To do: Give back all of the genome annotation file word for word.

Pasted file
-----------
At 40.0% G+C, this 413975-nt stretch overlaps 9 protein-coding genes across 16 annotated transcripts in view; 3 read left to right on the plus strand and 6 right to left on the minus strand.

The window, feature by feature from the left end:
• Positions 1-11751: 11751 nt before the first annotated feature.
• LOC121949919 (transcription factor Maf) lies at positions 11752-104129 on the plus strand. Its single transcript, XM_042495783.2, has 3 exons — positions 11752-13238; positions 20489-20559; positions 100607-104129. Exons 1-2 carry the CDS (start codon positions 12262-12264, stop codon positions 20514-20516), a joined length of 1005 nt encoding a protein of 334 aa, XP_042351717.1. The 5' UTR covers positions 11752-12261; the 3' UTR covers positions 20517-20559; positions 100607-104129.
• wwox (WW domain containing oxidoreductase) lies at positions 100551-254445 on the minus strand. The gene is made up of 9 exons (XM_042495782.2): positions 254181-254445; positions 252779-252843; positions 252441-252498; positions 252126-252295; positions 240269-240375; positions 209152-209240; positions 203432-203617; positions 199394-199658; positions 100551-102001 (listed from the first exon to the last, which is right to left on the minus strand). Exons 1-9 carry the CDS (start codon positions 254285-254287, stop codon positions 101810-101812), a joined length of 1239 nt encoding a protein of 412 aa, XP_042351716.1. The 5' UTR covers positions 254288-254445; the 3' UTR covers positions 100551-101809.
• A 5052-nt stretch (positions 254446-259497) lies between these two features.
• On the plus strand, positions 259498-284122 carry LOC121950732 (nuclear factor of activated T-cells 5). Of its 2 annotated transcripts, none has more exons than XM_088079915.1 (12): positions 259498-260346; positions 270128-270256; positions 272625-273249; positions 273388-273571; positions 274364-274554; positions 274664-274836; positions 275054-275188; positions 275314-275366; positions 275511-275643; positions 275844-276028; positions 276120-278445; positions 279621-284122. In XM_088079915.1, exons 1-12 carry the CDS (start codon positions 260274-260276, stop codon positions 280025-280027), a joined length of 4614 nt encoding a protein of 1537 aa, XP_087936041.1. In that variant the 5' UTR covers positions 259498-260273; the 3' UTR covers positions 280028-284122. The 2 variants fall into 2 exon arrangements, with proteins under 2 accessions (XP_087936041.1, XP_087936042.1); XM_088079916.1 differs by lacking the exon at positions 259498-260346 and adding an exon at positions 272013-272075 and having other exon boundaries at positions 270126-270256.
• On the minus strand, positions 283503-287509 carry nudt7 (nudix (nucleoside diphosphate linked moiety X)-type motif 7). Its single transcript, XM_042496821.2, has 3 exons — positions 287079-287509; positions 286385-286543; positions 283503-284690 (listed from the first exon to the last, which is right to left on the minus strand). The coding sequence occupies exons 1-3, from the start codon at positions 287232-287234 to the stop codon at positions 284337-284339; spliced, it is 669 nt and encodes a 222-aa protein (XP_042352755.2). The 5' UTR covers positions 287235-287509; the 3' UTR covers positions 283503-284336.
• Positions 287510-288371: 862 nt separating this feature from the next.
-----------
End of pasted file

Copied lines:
At 40.0% G+C, this 413975-nt stretch overlaps 9 protein-coding genes across 16 annotated transcripts in view; 3 read left to right on the plus strand and 6 right to left on the minus strand.

The window, feature by feature from the left end:
• Positions 1-11751: 11751 nt before the first annotated feature.
• LOC121949919 (transcription factor Maf) lies at positions 11752-104129 on the plus strand. Its single transcript, XM_042495783.2, has 3 exons — positions 11752-13238; positions 20489-20559; positions 100607-104129. Exons 1-2 carry the CDS (start codon positions 12262-12264, stop codon positions 20514-20516), a joined length of 1005 nt encoding a protein of 334 aa, XP_042351717.1. The 5' UTR covers positions 11752-12261; the 3' UTR covers positions 20517-20559; positions 100607-104129.
• wwox (WW domain containing oxidoreductase) lies at positions 100551-254445 on the minus strand. The gene is made up of 9 exons (XM_042495782.2): positions 254181-254445; positions 252779-252843; positions 252441-252498; positions 252126-252295; positions 240269-240375; positions 209152-209240; positions 203432-203617; positions 199394-199658; positions 100551-102001 (listed from the first exon to the last, which is right to left on the minus strand). Exons 1-9 carry the CDS (start codon positions 254285-254287, stop codon positions 101810-101812), a joined length of 1239 nt encoding a protein of 412 aa, XP_042351716.1. The 5' UTR covers positions 254288-254445; the 3' UTR covers positions 100551-101809.
• A 5052-nt stretch (positions 254446-259497) lies between these two features.
• On the plus strand, positions 259498-284122 carry LOC121950732 (nuclear factor of activated T-cells 5). Of its 2 annotated transcripts, none has more exons than XM_088079915.1 (12): positions 259498-260346; positions 270128-270256; positions 272625-273249; positions 273388-273571; positions 274364-274554; positions 274664-274836; positions 275054-275188; positions 275314-275366; positions 275511-275643; positions 275844-276028; positions 276120-278445; positions 279621-284122. In XM_088079915.1, exons 1-12 carry the CDS (start codon positions 260274-260276, stop codon positions 280025-280027), a joined length of 4614 nt encoding a protein of 1537 aa, XP_087936041.1. In that variant the 5' UTR covers positions 259498-260273; the 3' UTR covers positions 280028-284122. The 2 variants fall into 2 exon arrangements, with proteins under 2 accessions (XP_087936041.1, XP_087936042.1); XM_088079916.1 differs by lacking the exon at positions 259498-260346 and adding an exon at positions 272013-272075 and having other exon boundaries at positions 270126-270256.
• On the minus strand, positions 283503-287509 carry nudt7 (nudix (nucleoside diphosphate linked moiety X)-type motif 7). Its single transcript, XM_042496821.2, has 3 exons — positions 287079-287509; positions 286385-286543; positions 283503-284690 (listed from the first exon to the last, which is right to left on the minus strand). The coding sequence occupies exons 1-3, from the start codon at positions 287232-287234 to the stop codon at positions 284337-284339; spliced, it is 669 nt and encodes a 222-aa protein (XP_042352755.2). The 5' UTR covers positions 287235-287509; the 3' UTR covers positions 283503-284336.
• Positions 287510-288371: 862 nt separating this feature from the next.